In this vivid picture book of the Old Testament, Leviticus, we are learning the great truth which time and again in the course of history seems to be lost and then recovered again -- this marvelous truth of the priesthood of every believer in Jesus Christ. At times down through the centuries, unfortunately, the idea of priesthood has become very distorted in the Christian church. Various groups have set aside bodies of men ordained as priests and treated as different from other people, as "super saints" who have a special "in" with God. But the New Testament teaches nothing like that. It instructs us that every believer in Jesus Christ is a priest and has a ministry, and that our whole purpose for existence as believers is to fulfill our priesthood.
When this truth is recovered it always has the fantastic power to change a whole civilization. Whenever this has been taken seriously by the church in any nation it has always resulted in a tremendous awakening, a fantastic change of pace, and a vast improvement in the quality of life. Institutions and organizations which have been committed to injustice and have been causing the deterioration of society have been challenged, and much of what, in the best sense, we call "civilization" has been recovered through the impact of this truth. When Martin Luther and the reformers discovered and spread this truth, and people began to appropriate it, the Reformation swept through Europe like wildfire and completely altered the course of European history. I am grateful that once again God in these days is calling the church, a sleeping, slumbering evangelical church, which has largely forgotten this truth -- it has slipped through our fingers and we have lost its impact -- God is calling us back to take this truth seriously once again.
That is what this book of Leviticus centers upon. It is teaching us what it means to be a priest, to be a member of the royal priesthood (1 Peter 2:9) with which God has endowed this world and by which he intends to reach it. In our last study together, in Chapter 9, you remember that we saw the results of priesthood. When everything was done "as the LORD commanded" the result was a manifestation of the presence of God, a remarkable shining forth of the glory of the Lord. When Aaron, picturing Jesus Christ as the great high priest, and the sons of Aaron, joining with him in the priesthood, picturing us in our relationship with Christ, had done all that God had said and had fulfilled their priesthood as he had directed, then "the glory of the LORD" broke out in their midst. This is always the case. The "glory of the LORD" is the character of Jesus, the manifestation of his kind of humanity, present in our daily lives. Chapter 9, as we saw, concluded with a great scene of triumph. The Shekinah glory, a radiant cloud of light, suddenly appeared in the midst of the people of Israel and consumed the rest of the sacrifice in a flash of flame. The people, awed and amazed, shouted and fell on their faces, crying out in triumph.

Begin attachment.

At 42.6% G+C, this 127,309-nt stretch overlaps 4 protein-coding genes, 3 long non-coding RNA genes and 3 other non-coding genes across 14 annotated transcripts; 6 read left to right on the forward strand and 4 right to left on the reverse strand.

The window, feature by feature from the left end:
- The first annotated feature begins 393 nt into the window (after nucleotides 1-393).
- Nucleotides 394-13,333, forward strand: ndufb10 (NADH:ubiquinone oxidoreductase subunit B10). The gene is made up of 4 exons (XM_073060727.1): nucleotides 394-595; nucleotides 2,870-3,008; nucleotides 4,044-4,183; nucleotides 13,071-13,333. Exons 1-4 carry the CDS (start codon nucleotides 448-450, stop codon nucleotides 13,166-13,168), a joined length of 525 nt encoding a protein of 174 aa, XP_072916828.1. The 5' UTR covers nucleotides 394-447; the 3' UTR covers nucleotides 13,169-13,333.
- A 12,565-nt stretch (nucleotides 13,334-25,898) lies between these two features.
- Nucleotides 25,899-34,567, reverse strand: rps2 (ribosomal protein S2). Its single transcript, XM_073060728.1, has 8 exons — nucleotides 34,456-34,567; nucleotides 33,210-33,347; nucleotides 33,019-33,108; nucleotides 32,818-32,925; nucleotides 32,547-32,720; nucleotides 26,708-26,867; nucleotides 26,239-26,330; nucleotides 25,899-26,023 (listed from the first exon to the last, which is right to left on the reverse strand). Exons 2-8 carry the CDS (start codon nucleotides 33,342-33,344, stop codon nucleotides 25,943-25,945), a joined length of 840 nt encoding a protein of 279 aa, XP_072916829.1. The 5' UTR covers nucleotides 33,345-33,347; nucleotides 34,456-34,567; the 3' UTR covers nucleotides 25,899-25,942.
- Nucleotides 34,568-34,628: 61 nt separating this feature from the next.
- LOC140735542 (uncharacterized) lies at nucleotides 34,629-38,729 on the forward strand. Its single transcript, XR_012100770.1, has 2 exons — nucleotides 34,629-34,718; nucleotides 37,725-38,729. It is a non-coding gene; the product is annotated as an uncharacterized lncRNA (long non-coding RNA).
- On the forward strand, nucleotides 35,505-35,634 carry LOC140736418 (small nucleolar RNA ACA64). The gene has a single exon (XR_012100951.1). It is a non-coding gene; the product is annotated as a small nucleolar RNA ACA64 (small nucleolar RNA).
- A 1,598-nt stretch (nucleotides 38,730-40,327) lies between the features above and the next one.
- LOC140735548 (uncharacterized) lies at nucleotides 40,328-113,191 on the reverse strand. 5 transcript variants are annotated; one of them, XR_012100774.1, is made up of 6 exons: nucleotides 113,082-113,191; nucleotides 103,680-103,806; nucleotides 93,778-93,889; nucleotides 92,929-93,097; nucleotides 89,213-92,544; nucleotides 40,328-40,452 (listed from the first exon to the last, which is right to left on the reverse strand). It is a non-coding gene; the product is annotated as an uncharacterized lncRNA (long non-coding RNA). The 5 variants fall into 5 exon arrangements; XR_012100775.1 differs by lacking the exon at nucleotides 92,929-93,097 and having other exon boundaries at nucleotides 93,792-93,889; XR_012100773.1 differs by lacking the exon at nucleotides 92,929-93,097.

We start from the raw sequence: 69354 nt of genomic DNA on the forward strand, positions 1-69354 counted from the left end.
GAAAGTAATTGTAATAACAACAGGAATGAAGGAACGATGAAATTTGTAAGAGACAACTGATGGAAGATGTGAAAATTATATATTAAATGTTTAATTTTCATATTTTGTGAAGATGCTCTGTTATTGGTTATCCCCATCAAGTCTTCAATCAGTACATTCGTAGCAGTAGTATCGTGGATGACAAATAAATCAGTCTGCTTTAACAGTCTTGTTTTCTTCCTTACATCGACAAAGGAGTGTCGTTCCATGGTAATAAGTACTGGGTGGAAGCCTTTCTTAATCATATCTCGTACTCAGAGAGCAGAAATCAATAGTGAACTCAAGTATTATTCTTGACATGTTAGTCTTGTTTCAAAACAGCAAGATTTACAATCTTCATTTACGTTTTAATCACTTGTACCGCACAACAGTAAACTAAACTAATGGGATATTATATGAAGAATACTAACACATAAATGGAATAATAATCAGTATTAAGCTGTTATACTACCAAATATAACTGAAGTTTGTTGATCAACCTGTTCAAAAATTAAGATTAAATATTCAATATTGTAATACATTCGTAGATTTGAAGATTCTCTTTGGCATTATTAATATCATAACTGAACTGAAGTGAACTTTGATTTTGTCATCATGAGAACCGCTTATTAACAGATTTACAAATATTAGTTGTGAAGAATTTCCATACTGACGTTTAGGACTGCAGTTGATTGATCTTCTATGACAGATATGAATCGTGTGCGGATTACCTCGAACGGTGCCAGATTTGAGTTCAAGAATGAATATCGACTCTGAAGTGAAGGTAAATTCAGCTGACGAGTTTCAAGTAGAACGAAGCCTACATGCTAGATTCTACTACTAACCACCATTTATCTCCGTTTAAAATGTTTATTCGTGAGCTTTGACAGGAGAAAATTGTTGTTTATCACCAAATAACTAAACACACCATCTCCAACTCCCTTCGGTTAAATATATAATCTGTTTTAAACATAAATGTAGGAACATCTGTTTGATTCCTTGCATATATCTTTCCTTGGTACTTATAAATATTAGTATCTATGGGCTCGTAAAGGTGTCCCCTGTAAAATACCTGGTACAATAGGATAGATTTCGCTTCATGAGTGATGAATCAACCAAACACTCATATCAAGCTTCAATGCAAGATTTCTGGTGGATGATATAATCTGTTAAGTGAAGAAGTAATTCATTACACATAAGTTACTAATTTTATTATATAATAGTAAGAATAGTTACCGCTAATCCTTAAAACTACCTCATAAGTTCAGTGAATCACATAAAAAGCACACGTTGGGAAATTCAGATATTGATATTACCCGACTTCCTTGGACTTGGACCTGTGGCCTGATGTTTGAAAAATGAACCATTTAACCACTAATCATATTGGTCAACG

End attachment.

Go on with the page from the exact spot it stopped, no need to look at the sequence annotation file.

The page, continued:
But the amazing thing is that we now move immediately from that scene of triumph into a scene of tragedy. On the very day that this tremendous breakthrough occurred in the camp of Israel, tragedy strikes and a sudden and shocking manifestation of judgment occurs. We have it recorded for us in the opening verses of Chapter 10:
Now Nadab and Abihu, the sons of Aaron, each took his censer, and put fire in it, and laid incense on it, and offered unholy fire before the LORD, such as he had not commanded them. And fire came forth from the presence of the LORD and devoured them, and they died before the LORD. (Leviticus 10:1-2 RSV)
The very same Shekinah which had consumed the sacrifice now flashes out again to destroy these two priests as they minister. What a shock this must have been to Aaron, to his remaining two sons, and to the whole camp of Israel.
You can imagine Aaron, watching with pride as these two boys of his carry out their duties as priests. They fill their censers with glowing coals, put incense upon them and go before the presence of the LORD as God had commanded. But then to Aaron's sore amazement a jet of fire reaches out from the cloud of glory and in a flash the boys are gone. He sees their singed, burned, charred bodies lying there on the floor. What do you think your reaction would have been if you had been part of this scene? The people were stunned, sobered by this manifestation.
As nearly as we can determine, what these boys did was to substitute a kind of incense different from that which God had commanded. It doesn't seem like very much of an offense, but it evoked immediate judgment from God and their lives were forfeit. I don't know why they did it. Maybe they didn't like the smell of the frankincense which God had specified and so they substituted some other kind of perfume -- Chanel No. 5, or perhaps My Sin. But, for offering this, their lives were immediately taken.